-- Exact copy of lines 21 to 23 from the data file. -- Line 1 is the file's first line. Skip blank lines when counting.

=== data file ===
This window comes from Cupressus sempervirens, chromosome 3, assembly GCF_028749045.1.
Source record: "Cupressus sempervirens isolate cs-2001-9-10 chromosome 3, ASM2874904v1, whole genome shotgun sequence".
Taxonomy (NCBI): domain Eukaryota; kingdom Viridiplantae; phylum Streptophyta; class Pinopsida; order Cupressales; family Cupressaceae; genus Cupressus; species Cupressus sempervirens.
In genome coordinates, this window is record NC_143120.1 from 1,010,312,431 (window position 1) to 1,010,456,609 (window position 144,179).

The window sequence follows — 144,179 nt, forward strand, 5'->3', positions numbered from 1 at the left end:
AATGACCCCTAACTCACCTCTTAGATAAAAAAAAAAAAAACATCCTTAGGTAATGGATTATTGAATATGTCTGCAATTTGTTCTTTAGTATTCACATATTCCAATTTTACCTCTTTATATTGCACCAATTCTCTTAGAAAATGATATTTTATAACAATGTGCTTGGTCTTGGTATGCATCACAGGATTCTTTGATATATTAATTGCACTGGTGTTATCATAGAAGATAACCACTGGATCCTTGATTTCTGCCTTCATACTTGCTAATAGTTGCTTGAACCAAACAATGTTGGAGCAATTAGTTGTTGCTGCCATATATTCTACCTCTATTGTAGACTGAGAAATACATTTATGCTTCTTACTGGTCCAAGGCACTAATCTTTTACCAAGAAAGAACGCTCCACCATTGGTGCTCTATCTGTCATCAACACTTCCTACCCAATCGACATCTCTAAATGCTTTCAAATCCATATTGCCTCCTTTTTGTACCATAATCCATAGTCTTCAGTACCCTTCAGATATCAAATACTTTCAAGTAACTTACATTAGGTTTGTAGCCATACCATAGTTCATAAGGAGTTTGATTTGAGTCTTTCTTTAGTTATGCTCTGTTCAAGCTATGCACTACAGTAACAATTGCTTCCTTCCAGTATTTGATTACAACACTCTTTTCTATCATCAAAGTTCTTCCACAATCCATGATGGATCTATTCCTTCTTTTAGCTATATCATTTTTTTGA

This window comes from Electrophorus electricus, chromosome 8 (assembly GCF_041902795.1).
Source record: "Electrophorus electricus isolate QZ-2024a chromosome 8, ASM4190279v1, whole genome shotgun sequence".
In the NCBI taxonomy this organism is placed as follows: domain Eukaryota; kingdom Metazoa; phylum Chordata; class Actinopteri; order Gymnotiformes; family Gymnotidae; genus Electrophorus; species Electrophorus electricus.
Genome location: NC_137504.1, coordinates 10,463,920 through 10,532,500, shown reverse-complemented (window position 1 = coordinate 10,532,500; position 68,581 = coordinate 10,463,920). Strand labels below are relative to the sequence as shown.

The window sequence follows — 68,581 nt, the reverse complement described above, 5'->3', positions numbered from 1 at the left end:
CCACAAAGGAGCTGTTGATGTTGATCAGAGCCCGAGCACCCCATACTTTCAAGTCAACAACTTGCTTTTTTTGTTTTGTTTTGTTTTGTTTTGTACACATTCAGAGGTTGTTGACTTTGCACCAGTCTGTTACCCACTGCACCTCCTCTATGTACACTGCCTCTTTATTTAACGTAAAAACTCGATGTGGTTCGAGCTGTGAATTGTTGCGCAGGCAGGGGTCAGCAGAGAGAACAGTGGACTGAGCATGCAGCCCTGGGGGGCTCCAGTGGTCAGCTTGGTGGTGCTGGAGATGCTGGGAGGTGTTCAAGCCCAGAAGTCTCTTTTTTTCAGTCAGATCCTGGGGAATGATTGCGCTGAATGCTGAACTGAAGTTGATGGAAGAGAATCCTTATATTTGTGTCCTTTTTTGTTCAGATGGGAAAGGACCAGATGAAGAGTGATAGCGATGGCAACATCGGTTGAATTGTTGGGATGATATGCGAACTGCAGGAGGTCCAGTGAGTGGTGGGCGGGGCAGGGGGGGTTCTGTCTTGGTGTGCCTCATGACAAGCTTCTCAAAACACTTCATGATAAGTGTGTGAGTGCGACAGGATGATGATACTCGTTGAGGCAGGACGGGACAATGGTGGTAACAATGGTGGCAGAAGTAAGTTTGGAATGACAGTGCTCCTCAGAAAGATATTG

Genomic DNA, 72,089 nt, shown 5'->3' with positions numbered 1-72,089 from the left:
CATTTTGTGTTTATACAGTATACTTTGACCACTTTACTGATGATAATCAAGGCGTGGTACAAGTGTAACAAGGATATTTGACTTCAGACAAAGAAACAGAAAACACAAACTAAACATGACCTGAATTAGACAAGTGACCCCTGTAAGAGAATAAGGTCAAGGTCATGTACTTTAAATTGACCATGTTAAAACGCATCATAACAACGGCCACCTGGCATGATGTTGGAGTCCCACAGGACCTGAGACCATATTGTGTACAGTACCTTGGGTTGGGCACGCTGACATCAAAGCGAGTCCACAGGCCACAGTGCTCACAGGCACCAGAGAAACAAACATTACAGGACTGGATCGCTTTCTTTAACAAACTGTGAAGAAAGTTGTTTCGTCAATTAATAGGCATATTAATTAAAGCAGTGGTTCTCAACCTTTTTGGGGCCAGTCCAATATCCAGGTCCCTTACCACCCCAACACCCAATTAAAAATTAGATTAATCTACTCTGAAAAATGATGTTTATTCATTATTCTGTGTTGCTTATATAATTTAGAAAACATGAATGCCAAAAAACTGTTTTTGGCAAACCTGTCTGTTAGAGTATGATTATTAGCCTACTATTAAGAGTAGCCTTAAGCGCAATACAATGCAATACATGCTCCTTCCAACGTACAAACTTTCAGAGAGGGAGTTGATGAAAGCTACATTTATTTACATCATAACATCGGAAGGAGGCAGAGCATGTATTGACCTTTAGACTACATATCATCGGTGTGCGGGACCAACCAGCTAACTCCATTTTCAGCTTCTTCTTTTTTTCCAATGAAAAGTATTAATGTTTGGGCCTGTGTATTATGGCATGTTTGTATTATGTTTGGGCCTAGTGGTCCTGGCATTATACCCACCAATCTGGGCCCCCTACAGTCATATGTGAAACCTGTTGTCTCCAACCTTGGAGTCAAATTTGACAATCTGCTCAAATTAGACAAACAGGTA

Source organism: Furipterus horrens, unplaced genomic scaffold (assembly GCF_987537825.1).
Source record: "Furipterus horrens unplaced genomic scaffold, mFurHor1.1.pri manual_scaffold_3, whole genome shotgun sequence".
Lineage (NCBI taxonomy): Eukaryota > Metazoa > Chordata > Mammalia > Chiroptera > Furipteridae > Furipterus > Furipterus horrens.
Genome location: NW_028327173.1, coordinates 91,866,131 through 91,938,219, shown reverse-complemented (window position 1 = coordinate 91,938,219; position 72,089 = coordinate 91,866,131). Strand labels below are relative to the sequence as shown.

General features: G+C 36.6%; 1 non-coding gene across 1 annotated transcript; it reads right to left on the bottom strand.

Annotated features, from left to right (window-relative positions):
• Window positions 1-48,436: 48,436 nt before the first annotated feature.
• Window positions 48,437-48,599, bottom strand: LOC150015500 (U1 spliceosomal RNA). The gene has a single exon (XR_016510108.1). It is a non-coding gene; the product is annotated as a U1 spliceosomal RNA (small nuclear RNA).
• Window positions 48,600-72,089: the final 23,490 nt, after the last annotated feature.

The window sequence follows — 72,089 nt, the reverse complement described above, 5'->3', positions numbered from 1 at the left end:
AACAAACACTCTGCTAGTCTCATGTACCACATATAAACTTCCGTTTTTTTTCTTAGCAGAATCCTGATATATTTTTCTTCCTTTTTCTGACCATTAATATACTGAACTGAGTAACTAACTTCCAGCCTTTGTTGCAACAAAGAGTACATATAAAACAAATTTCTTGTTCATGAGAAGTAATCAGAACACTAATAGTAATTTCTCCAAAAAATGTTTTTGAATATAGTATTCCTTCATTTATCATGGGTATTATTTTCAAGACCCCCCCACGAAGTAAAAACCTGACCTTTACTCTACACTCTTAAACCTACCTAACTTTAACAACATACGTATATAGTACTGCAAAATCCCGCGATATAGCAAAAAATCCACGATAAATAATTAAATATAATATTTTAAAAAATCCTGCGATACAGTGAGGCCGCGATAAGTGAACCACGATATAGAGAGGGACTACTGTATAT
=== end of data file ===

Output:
• Window positions 1-48,436: 48,436 nt before the first annotated feature.
• Window positions 48,437-48,599, bottom strand: LOC150015500 (U1 spliceosomal RNA). The gene has a single exon (XR_016510108.1). It is a non-coding gene; the product is annotated as a U1 spliceosomal RNA (small nuclear RNA).
• Window positions 48,600-72,089: the final 23,490 nt, after the last annotated feature.